- Procured visas and green cards for directors, actors, cinematographers, and “below-the-line” talent for major Hollywood studios and independent film producers.
- Obtained visas for athletes from a wide range of sports including boat and auto racing, motocross, and equestrian event competitors and trainers.
- Facilitated transfers of multinational corporate executives and managers.
- Successfully assisted foreign business owners and high ranking executives in admission to the U.S. despite potentially disqualifying criminal convictions.
- Successful defense of deportation cases in immigration courts.
- Secured visas for outstanding researchers in medical, aerospace, and pharmaceutical industries.
- People v. Granado (1994) 22 Cal. App. 4th 194
- People v. Sierra (1995) 37 Cal. App. 4th 1690
Honors & Awards
- Wiley W. Manuel Pro Bono Certificate, State Bar of California (2009)
- "Top 5% of lawyers in Southern California," Southern California Super Lawyers (2005)
Professional, Business and civic Affiliations
- American Immigration Lawyers Association
- Volunteer Attorney, Bet Tzedek Legal Services
- Volunteer Attorney, Catholic Legal Immigration Network
- Volunteer Coach, Mentor and Referee, American Youth Soccer Association
- Associate Editor, Canada-U.S. Business Immigration Handbook by Joseph C. Grasmick (Carswell Thomson Professional Publishing, 1999)
- Former volunteer, Koreh L.A.
- Former Volunteer Attorney, Program for Torture Victims
- Former Volunteer Attorney, Catholic Legal Immigration Network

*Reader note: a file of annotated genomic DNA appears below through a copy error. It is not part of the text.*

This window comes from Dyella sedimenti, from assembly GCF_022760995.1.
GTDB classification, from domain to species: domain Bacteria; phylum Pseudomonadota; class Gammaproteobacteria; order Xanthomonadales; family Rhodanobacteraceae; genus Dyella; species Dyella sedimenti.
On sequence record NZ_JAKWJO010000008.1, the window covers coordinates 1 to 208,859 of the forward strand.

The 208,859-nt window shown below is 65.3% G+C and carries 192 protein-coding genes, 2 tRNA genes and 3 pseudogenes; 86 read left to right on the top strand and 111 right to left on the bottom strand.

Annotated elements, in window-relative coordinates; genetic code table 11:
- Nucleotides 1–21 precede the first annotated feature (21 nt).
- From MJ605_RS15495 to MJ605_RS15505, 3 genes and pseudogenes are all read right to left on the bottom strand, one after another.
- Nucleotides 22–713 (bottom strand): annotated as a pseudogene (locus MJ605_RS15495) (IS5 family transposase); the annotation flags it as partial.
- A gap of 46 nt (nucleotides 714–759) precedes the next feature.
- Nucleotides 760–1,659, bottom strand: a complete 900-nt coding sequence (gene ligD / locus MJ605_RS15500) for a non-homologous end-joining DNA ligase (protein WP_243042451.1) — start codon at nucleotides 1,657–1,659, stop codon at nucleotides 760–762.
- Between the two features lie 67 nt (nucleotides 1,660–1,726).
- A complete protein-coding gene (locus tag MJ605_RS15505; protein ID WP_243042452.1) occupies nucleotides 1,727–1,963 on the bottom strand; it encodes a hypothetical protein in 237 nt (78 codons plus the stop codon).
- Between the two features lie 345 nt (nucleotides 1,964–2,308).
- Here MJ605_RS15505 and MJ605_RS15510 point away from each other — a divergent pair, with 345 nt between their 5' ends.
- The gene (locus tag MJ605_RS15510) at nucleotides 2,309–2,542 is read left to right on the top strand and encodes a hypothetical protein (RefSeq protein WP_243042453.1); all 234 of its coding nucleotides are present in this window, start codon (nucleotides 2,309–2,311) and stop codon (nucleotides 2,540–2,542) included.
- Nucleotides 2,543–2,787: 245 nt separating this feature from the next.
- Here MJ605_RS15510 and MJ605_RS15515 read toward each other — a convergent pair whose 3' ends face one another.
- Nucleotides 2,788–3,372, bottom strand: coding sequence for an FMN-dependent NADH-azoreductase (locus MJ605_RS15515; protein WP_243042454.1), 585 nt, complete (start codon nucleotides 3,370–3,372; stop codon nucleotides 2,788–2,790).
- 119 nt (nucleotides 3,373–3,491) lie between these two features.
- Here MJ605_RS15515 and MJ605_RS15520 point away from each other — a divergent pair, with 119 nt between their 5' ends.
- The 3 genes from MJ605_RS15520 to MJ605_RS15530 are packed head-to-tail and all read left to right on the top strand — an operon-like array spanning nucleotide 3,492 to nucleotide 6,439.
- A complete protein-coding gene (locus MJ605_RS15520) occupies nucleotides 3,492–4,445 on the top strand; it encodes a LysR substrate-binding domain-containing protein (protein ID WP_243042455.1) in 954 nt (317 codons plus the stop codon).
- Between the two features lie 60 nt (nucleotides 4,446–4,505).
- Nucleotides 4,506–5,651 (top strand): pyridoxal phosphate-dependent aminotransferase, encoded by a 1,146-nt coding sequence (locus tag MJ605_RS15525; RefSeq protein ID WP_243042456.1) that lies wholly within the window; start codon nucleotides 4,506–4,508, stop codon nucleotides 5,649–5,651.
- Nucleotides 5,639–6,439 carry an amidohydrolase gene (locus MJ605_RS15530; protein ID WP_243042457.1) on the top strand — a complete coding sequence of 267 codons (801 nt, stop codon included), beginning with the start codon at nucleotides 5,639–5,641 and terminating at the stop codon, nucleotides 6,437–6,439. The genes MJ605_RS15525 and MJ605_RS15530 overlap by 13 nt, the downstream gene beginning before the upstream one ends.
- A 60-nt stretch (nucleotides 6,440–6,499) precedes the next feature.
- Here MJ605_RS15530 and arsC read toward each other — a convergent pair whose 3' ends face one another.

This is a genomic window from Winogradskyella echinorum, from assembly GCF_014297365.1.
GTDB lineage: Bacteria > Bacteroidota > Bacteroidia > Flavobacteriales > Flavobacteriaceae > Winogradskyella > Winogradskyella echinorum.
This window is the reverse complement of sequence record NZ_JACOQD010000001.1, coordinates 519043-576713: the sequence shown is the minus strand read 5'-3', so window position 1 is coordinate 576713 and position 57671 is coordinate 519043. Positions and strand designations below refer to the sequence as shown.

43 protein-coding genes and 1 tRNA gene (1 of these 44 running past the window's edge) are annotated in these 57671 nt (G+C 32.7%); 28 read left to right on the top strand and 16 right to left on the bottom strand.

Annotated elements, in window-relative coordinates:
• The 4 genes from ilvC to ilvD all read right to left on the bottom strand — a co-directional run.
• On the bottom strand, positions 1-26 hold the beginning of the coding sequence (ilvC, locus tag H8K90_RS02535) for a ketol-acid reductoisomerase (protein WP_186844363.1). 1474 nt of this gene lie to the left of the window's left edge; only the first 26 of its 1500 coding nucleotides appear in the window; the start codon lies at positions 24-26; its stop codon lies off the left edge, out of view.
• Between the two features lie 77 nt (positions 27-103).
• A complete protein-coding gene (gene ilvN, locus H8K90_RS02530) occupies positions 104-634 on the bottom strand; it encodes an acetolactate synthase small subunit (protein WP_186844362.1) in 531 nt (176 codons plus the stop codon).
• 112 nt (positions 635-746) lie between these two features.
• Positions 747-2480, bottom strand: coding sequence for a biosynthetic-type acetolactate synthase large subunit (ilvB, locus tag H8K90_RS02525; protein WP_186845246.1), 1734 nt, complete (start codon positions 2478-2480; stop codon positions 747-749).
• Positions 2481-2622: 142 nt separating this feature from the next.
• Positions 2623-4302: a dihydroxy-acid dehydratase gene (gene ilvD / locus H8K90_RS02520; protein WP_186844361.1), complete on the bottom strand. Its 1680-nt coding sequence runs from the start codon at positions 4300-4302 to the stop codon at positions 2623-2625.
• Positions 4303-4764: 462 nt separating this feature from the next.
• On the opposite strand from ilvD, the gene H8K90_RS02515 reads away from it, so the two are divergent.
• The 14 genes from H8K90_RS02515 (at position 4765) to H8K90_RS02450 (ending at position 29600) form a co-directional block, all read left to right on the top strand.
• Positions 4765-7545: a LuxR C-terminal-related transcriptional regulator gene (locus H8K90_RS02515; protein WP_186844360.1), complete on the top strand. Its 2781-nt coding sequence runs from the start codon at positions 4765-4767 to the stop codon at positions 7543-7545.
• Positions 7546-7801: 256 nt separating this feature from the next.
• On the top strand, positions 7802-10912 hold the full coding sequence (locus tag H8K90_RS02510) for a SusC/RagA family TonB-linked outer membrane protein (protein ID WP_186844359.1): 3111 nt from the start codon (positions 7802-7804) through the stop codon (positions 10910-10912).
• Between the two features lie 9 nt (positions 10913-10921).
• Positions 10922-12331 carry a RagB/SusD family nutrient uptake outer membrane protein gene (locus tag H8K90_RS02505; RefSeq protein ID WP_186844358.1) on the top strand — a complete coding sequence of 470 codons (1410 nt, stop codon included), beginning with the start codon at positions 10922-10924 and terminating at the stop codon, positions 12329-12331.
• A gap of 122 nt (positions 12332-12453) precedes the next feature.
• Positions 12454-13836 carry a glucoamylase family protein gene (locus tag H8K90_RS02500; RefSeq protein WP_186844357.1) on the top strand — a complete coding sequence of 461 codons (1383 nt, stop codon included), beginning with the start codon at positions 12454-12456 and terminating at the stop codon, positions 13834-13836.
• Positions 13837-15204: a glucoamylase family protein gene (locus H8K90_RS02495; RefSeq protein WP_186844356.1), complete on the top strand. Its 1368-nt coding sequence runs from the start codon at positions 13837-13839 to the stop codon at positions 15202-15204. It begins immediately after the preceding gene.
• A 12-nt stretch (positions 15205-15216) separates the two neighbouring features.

Other Career Experience
- Deputy Public Defender/Alternate Public Defender, Fresno, California (1992-1994)
- Private practice, Immigration law (1994-1998)
- January 30, 2017
- Lawyers Find Surprises in Immigration RegulationsMay 26, 2015
- May 19, 2015
- August 17, 2009
- July 7, 2009
- July 18, 2008
- December 1, 2015
- Bloomberg Law Reports - Immigration, November 2010
- October 2009
- Environmental Law Reporter , May 27, 2009
- January 2009
- March 7, 2017
- January 27, 2017
- February 24, 2015
- December 2014
- Take a Number: The U.S. State Department Dramatically Alters Waiting Times for Indian Nationals Awaiting Employment-Based Green CardsJuly 2013
- September 2008
- August 2008
- December 2004
- July 2009
- June 2009
- April 2009
- U.S. Citizenship & Immigration Services Delay Implementation of Revised Form I-9 Employment Eligibility Verification FormFebruary 2009
- January 2009
- California, 1990
- Illinois, 1991
- U.S. District Court
- Central District of California, 1994
- Eastern District of California, 1994
- Northern District of California, 1990
- Southern District of California, 1994
- U.S. Court of Appeal, 1990
- Ninth Circuit
- U.S. Supreme Court, 1994
University of California, Los Angeles, Post Graduate Studies in Entertainment Administration, 1998
University of Southern California, Post Graduate Studies in Immigration Law, 1996
University of Michigan Law School, J.D., 1990
University of Wisconsin, B.A., 1987; with Honors; Phi Eta Sigma Honor Society
Sears Roebuck Congressional Fellow, 1986